The value of fraudulent insurance claims uncovered by insurers rose to a record £1.3 billion in 2013, up 18% on the previous year according to figures published by the Association of British Insurers. This figure is more than double the cost of the UK’s shoplifting bill.

Fraudulent motor insurance claims were the most expensive and common, with the number of dishonest claims at 59,900 claims, up 34% on 2012 and their value at £811 million, up 32%. It is small wonder that insurers are now looking to the courts to attempt to send out a clear message to claimants who may be acting fraudulently. 

Hayward v Zurich – the facts

One such case is the recent decision in Hayward v Zurich Insurance Co Plc [1]  – handed down in April 2015. The facts of the case are that the claimant – Mr Hayward (H) injured his back during an accident at work in 1998. He claimed that his injury continued to cause him serious lumbar pain which restricted his mobility, and his ability to work was seriously impaired. 

Zurich (the insurers for his employers) conducted the defence and relied on video evidence which showed H undertaking heavy work at home. They contended that he had exaggerated the consequences of his injury.

In 2003 they reached an agreement, embodied in a Tomlin order, under which the insurers agreed to pay £134,973 in full and final settlement of H's claim. 

In 2005 – 2 years after the claim had settled - H's neighbours (Mr & Mrs Cox) approached the employers to say that, from their observation of his conduct and activities, they believed that H had entirely recovered from his injury at least a year before the settlement was reached.  Insurers claimed damages for the tort of deceit, asserting that the statements which H had made about the extent of his injury in his particulars of claim and witness statements constituted fraudulent misrepresentation.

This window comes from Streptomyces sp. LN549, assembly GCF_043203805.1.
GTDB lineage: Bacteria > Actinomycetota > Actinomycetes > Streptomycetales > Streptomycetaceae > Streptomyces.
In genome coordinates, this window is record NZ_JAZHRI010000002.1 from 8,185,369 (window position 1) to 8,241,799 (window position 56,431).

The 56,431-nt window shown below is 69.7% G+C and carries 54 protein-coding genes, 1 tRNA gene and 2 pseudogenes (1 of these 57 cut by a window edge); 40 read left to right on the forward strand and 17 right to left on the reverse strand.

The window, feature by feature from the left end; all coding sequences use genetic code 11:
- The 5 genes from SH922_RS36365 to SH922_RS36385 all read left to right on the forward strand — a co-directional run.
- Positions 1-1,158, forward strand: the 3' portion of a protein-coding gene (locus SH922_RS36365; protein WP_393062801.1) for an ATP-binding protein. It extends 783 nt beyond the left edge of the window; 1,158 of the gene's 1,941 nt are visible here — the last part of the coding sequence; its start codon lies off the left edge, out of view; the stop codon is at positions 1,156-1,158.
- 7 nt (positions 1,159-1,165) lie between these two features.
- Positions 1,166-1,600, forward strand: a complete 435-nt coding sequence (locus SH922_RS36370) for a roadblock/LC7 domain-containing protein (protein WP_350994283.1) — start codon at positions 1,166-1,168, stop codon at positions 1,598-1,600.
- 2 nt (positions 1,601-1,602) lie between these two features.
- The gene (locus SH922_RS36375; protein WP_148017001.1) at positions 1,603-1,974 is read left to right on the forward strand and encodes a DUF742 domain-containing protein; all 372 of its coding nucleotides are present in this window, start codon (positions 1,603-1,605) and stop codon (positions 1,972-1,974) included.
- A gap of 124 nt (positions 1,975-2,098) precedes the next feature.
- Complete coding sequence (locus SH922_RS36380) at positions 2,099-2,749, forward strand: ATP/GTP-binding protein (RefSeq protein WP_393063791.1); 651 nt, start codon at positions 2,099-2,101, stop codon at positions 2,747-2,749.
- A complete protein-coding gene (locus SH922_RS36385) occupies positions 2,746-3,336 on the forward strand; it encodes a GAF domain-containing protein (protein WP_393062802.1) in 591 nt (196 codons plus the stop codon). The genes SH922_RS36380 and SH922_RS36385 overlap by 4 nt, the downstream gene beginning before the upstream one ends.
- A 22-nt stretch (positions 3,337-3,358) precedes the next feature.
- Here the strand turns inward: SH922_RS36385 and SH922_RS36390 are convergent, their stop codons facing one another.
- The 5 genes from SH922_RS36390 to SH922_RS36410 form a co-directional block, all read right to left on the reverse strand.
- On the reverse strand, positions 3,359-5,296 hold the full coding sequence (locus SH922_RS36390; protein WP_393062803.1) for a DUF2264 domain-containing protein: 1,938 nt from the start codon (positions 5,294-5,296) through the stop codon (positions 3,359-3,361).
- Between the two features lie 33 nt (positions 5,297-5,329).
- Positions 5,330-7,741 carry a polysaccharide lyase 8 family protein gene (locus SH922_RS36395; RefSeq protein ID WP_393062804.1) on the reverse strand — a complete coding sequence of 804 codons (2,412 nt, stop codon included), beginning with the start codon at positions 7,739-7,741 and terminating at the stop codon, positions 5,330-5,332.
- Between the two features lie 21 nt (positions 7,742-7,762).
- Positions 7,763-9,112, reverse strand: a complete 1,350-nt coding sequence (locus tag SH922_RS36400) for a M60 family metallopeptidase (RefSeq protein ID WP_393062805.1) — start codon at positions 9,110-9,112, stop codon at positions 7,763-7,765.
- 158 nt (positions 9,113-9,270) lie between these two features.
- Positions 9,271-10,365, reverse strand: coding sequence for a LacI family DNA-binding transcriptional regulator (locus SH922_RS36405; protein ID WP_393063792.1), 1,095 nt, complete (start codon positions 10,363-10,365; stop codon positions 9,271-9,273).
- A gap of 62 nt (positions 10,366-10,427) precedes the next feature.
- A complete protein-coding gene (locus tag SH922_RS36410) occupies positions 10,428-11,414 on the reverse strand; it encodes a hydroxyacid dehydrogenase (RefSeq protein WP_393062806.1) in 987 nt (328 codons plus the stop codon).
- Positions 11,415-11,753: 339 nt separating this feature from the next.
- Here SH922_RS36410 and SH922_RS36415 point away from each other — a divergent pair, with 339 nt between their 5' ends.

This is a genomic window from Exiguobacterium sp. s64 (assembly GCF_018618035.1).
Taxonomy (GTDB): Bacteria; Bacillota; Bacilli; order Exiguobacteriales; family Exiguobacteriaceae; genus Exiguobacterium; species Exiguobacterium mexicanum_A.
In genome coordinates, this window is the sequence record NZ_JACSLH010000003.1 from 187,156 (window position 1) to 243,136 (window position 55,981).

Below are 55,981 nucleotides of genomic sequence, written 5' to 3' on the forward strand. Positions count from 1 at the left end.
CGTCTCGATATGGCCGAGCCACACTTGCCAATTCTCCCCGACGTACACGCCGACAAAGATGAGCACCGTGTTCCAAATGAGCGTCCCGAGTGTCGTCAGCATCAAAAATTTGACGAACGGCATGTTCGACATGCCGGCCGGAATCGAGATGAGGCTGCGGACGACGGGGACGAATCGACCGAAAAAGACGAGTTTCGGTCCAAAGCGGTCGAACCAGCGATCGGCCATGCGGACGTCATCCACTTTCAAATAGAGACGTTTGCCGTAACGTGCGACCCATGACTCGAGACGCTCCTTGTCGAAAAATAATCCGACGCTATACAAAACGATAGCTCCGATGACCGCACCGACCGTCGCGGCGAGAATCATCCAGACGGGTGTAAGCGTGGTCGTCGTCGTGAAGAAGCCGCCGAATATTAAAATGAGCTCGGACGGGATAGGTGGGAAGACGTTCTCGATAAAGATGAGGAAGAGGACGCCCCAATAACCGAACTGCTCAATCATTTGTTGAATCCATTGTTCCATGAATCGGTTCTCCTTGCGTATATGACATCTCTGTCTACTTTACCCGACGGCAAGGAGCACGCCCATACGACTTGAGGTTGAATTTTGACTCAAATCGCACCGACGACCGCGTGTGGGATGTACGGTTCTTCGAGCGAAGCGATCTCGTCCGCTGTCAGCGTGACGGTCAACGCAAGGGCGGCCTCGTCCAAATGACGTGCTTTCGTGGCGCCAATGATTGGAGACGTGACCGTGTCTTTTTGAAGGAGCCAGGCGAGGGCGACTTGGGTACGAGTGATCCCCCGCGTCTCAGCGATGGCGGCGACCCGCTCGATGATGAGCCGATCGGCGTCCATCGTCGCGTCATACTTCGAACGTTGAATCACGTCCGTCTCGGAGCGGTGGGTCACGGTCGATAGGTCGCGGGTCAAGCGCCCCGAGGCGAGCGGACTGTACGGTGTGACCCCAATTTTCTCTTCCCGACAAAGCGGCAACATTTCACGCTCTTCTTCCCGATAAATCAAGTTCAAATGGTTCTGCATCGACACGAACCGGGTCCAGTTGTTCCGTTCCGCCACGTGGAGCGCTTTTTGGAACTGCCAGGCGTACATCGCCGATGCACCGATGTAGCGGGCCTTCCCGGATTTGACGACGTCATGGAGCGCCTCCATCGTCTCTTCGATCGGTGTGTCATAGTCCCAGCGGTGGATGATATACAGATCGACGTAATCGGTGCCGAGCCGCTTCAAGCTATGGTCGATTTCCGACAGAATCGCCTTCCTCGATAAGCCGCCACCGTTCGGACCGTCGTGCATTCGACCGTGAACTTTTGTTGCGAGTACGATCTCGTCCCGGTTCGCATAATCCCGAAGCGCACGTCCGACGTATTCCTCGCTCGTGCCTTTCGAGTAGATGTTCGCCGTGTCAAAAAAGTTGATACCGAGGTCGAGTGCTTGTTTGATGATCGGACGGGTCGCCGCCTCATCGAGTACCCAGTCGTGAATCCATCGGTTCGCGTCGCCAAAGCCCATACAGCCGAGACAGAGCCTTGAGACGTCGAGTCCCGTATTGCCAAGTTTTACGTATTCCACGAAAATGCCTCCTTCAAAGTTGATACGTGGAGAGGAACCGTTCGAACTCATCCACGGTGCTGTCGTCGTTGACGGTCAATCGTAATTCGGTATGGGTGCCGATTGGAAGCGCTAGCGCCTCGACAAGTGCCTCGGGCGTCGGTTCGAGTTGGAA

First instance decision

At first instance, arguments were based upon whether the insurers' actions were an abuse of process, and whether the insurers' claim amounted to an abuse of the doctrine of res judicata (the matter has already been judged and cannot be judged again). Because the basis of the claim was in contract, the case at first instance also focussed upon whether settlement in a Tomlin order as opposed to a consent order would avoid arguments of res judicata. Also, whether the terms of the order would allow the insurers to seek to set it aside.  

At first instance, the judge ordered that the original settlement agreement of £134,973 was to be set aside. The judge ordered that H was to be awarded damages of £14,720 and ordered to repay the £134,973 settlement sum, less that amount. 

The insurance industry hailed this case as a significant victory, given the obvious implications that are raised. Not surprisingly, H appealed against this decision, submitting that belief was a necessary component of a claim based on misrepresentation. H submitted that the insurers' decision to enter into the original settlement had been influenced by the fear that the court might not believe H’s “misrepresentations” rather than the insurers' own belief in them. 

Court of Appeal decision

It was held unanimously by the Court of Appeal that the Judge at first instance had been wrong to set aside the original 2003 settlement agreement.

The contract which the insurers sought to rescind was a contract to compromise a disputed claim. The claim for rescission was based on the very averments of fact which the claimant (H) made in advancing that claim. As such, the insurers would not be entitled to have the agreement set aside at some later date only on the basis that they could not show that the claimant's factual statements of the case being advanced were wrong.